GDB: You mentioned that the project started during the war. Can you share more about how it began? Was it born as an already consolidated and structured project or did it emerge in response to the crisis, evolving as events unfolded and people got involved? And how did you transition from the war context to streaming art? Kraków played a crucial role as one of the first cities to welcome refugees.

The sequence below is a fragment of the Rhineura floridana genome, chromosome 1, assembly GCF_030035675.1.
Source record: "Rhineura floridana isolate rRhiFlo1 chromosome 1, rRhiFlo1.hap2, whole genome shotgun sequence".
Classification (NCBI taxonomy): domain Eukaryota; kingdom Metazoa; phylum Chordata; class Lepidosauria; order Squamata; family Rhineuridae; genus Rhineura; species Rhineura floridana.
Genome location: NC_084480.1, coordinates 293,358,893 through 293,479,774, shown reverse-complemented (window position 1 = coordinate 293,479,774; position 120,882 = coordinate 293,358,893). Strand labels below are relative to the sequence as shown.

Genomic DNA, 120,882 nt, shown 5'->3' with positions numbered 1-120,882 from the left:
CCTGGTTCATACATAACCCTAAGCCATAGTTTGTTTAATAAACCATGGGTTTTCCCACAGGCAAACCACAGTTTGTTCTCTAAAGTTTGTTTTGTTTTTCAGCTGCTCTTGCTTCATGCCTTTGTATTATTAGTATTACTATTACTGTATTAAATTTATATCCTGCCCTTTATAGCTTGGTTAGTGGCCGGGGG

RD: The studio quickly became a vital hub for people, including refugees, arriving in Kraków during the early days of the war. It served as a gathering point for those seeking shelter and connections. It was a 24/7 space where people came to meet, share information, and seek solace. We were gathering information both at the border and in the railway station, where some of our team was on-site, while others were in the studio. We recorded interviews and meetings, capturing a truly significant and testimonial moment. Originally, the studio was meant for research and streaming art, but the urgency of the situation shifted our focus. We adapted, learning day by day how to be more effective. Now, we have a stable program and team, going beyond technology to engage in social, political, and artistic activities. Our team doesn’t have a stable budget for proper full-time jobs. We’re doing our best with the limited resources we have, but it’s very basic. Poland follows a quite monolithic vision of the ‘one nation, one state,’ and somehow is focused on Poles only, but on the other hand we are in a very multicultural city now, so we face some form of skepticism (someone said that there are aliens in this studio), and we do not receive big support from the city council although all in all there is not hate towards us. To sustain our work, we rely mostly on support from international networks. It’s exciting, but it also presents its challenges.